‘Fashion victim’ will gain a whole new meaning at this show. For centuries, nature has fallen prey to fashion frenzies. In the Victorian era, for example, birds’ body parts were used to make jewellery and trim hats; an 1875 pair of earrings made from the taxidermied heads of honeycreepers (pictured) will be on display. The exhibition will chart the use of natural materials over 400 years, from silk, wool and cotton to whalebone and turtle shell. More environmentally friendly modern materials will feature, too: clothes crafted from recycled plastic bottles or the fibrous remains of juiced oranges; a dress grown from plant roots by artist Diana Scherer; and a leather substitute created from wine-industry grape waste. If that doesn’t wow you, there’s a gown of bioluminescent, genetically engineered silk.
Teeth Wellcome Collection, London 17 May – 19 September
How did dentistry evolve from fairground entertainment in the early eighteenth century to today’s highly skilled profession? This exhibition traces the medical and scientific history of oral hygiene and dentistry, as well as their evolving association with beauty and wealth. It will draw on Wellcome Collection images, objects and artworks, which include documents on how William Shakespeare cleaned his teeth, mercury poisoning from early fillings and the “means of correcting and purifying a tainted or unpleasant breath” in the nineteenth century. A terrifying scanning electron microscope image of a decayed tooth may also feature.
NSO Pops: Space, the Next Frontier John F. Kennedy Center for the Performing Arts, Washington DC 1 June – 2 June
On 29 July 1958, US president Dwight Eisenhower signed the act that gave birth to NASA. In celebration of the agency’s 60th birthday, the US National Symphony Orchestra will play music to a backdrop of images from the Hubble Space Telescope, the International Space Station, the Curiosity rover on Mars, and famous sci-fi films and television programmes. Come to hear space-inspired musical selections, including favourites from Star Wars and Star Trek, and a new commission by composer Michael Giacchino (winner of a 2010 Academy Award for his score of the animated feature Up).
Antarctic Dinosaurs Field Museum, Chicago, Illinois 15 June 2018 – 6 January 2019
Some 200 million years ago, dinosaurs roamed a lushly forested Antarctica, which was then part of a supercontinent that included what are now Africa and South America. In collaboration with the Natural History Museum of Utah in Salt Lake City and other institutions, this travelling exhibition spotlights the continent’s Mesozoic landscape, as well as current logistical challenges of doing science in a harsh climate. Dozens of fossils and specimens will be on display, spanning modern plants to extinct animals that lived on the vast landmass before the dinosaurs. The show includes remains and replicas of the first and largest Antarctic dinosaurs discovered: the 7-metre-long Cryolophosaurus; Glacialisaurus; and two juvenile prosauropods. After opening at the Field Museum, it will travel to California, Utah and elsewhere.
Catastrophe and the Power of Art Mori Art Museum, Tokyo 6 October 2018 – 20 January 2019
The human ability to bounce back following disasters — whether the global financial crisis of 2008 or the earthquake and tsunami that hit Japan in 2011 — is the focus of this show. The collection spans both personal responses to catastrophe and examinations of wider associated social problems, such as the dream of unrestricted economic growth and the hubris of humanity’s urge to control nature. The exhibits will include works by Japanese photographer Naoya Hatakeyama and New York-based hacktivists Eva and Franco Mattes.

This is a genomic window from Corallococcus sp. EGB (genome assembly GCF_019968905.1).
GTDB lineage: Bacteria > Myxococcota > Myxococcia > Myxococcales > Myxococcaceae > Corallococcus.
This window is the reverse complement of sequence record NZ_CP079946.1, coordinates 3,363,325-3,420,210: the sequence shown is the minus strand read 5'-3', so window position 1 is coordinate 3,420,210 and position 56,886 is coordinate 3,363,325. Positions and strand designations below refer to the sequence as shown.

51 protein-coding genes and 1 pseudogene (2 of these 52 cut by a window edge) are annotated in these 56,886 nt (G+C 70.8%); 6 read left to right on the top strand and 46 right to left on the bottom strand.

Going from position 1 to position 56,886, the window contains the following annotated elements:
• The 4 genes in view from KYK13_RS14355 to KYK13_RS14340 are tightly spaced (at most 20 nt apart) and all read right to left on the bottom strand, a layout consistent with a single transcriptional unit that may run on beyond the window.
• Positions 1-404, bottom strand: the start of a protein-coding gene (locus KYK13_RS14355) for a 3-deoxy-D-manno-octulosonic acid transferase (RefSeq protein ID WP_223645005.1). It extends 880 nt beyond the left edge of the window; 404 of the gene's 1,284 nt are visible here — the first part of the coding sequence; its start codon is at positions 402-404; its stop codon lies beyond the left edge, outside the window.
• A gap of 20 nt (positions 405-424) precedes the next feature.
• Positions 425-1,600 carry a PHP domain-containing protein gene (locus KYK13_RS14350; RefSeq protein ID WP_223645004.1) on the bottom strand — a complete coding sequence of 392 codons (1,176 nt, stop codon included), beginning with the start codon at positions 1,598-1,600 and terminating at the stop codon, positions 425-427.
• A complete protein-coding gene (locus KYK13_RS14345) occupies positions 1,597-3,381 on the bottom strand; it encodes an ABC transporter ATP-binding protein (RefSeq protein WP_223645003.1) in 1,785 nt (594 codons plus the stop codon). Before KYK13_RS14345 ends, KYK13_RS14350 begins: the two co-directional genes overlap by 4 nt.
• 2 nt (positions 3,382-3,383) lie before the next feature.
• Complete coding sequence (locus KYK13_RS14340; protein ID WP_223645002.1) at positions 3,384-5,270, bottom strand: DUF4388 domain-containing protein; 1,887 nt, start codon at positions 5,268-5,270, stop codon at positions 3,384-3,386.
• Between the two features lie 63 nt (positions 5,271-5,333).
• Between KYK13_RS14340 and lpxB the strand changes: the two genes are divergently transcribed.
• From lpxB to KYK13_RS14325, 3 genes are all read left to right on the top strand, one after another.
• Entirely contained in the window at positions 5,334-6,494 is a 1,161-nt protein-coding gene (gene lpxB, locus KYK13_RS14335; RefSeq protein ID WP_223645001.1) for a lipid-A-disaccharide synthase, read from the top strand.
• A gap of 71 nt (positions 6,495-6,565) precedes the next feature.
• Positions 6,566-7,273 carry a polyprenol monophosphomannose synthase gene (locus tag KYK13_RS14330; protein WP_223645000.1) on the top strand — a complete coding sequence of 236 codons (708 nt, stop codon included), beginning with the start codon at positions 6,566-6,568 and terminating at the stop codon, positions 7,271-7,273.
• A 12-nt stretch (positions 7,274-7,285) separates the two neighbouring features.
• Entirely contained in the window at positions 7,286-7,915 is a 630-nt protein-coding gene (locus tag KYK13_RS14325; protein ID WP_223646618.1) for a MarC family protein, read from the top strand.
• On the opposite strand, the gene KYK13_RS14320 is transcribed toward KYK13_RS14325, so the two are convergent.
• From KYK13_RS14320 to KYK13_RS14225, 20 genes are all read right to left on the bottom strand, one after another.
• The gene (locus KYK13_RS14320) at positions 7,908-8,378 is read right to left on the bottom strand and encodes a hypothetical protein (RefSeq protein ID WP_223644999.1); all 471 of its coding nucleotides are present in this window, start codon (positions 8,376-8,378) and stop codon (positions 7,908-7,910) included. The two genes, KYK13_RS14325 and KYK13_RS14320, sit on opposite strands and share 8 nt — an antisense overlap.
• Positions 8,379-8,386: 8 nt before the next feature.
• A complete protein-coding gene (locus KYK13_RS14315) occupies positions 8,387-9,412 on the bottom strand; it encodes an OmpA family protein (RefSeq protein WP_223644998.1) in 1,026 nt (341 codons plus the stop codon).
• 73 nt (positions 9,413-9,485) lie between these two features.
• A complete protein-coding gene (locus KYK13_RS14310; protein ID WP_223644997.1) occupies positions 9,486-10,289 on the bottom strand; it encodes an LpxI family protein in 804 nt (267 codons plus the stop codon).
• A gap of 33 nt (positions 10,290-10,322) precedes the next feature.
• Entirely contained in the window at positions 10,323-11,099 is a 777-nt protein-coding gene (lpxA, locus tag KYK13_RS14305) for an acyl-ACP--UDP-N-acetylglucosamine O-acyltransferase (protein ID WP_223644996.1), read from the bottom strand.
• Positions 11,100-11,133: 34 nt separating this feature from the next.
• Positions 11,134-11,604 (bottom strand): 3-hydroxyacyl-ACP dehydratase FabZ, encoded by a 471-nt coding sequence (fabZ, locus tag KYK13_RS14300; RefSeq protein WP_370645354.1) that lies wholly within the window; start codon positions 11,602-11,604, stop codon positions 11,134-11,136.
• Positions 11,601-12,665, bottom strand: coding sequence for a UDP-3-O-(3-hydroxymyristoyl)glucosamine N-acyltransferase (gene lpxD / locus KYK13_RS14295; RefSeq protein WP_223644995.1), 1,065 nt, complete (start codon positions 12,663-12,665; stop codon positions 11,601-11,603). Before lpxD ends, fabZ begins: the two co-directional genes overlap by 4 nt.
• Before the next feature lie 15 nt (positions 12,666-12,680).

Audubon’s Birds of America New-York Historical Society Museum and Library Ongoing
In 1820, US naturalist John James Audubon declared his intention of depicting every bird in North America. Arranging specimens in lifelike poses using wires and threads, he painted them in watercolour and life-size. His masterpiece The Birds of America (1827–38) contains 435 illustrations and introduced 25 new species; it deeply influenced naturalists such as Charles Darwin, who referred to Audubon’s work in his 1859 On the Origin of Species. This exhibition features all the original paintings — also available online — alongside plates used for the book.
IN A CINEMA NEAR YOU ...
Alongside the usual offerings of superhero sequels and Star Wars flicks, 2018 brings a handful of hotly anticipated science‑tinged films, from fantasy to nearly-non-fiction.
Annihilation From Alex Garland, writer-director of Ex Machina (2015), comes the story of a biologist (Natalie Portman), an anthropologist, a psychologist and a surveyor on an expedition into Area X. What they find in this bizarre, alien-influenced environmental disaster zone is unexpected. US release: 23 February.
A Wrinkle in Time This adaptation of Madeleine L’Engle’s classic 1963 sci-fi story, directed by Ava DuVernay, features a star-studded cast that includes Oprah Winfrey, Reese Witherspoon and Chris Pine. Learning that her astrophysicist father is held captive on a distant planet, youthful heroine Meg Murry works with family and a band of unusual friends to save him. US release: 9 March.
Ready Player One Steven Spielberg directs the film of Ernest Cline’s 2011 novel. In a dystopian 2040s, people escape over-populated slums by living, studying and working in a virtual reality, the OASIS. When its quirky creator dies, he leaves behind a treasure hunt for his fortune — and a pack of teenagers aim to beat big business to the prize. US release: 30 March.
First Man NASA’s mission to land a man on the Moon gets the Hollywood treatment, with Ryan Gosling as Neil Armstrong. The rights to the book were bought in 2003, but filming — directed by Damien Chazelle, who worked with Gosling on 2016’s La La Land — began only after Armstrong’s death in 2012. US release: 12 October.
Nature 553, 24-26 (2018)